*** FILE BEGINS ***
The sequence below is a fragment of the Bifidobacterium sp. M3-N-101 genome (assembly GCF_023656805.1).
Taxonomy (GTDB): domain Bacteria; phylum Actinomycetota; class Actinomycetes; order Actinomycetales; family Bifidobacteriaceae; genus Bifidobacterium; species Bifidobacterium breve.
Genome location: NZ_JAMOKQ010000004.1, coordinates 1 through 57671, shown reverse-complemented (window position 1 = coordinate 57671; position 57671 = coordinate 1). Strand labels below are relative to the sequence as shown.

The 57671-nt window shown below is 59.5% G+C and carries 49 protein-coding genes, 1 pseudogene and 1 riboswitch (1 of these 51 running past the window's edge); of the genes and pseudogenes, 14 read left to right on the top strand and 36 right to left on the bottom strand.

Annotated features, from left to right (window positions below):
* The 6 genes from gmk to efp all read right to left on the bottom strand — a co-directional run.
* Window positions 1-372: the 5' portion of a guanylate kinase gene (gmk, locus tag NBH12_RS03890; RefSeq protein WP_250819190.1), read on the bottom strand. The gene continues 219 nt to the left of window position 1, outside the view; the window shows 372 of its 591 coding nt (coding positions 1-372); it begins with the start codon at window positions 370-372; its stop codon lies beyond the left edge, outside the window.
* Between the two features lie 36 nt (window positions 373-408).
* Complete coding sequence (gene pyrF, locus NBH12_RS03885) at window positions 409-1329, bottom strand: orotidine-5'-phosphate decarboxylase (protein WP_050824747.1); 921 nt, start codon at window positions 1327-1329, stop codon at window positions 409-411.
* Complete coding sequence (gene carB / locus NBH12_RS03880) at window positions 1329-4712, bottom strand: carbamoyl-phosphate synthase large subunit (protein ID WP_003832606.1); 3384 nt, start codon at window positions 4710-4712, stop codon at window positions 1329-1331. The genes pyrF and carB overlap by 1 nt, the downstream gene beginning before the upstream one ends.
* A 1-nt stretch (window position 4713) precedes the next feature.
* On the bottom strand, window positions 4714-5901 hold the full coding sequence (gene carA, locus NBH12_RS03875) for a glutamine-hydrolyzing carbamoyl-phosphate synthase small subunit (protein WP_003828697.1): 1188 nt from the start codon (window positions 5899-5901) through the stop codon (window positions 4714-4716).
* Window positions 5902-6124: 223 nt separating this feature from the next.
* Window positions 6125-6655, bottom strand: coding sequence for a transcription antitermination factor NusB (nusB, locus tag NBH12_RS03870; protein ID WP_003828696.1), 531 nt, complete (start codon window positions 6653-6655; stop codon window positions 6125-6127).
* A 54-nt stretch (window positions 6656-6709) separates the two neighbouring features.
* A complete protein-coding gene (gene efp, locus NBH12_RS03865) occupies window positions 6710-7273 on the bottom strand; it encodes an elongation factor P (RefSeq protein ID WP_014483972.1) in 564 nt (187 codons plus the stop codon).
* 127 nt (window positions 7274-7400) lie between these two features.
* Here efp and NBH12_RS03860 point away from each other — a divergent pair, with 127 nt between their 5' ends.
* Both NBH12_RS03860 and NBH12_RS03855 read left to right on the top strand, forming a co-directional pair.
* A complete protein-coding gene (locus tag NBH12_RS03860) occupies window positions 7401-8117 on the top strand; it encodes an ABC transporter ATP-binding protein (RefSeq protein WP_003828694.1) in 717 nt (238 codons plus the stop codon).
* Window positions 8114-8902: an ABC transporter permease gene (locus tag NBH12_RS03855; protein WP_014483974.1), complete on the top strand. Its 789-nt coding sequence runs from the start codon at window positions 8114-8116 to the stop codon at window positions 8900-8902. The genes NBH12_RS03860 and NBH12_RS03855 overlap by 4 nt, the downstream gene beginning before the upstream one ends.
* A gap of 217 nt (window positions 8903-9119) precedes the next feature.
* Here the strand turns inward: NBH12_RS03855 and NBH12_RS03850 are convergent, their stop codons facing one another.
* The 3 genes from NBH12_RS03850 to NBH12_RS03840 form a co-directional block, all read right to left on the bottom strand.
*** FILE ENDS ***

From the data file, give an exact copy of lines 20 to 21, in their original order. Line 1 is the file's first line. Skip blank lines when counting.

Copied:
* A complete protein-coding gene (locus tag NBH12_RS03860) occupies window positions 7401-8117 on the top strand; it encodes an ABC transporter ATP-binding protein (RefSeq protein WP_003828694.1) in 717 nt (238 codons plus the stop codon).
* Window positions 8114-8902: an ABC transporter permease gene (locus tag NBH12_RS03855; protein WP_014483974.1), complete on the top strand. Its 789-nt coding sequence runs from the start codon at window positions 8114-8116 to the stop codon at window positions 8900-8902. The genes NBH12_RS03860 and NBH12_RS03855 overlap by 4 nt, the downstream gene beginning before the upstream one ends.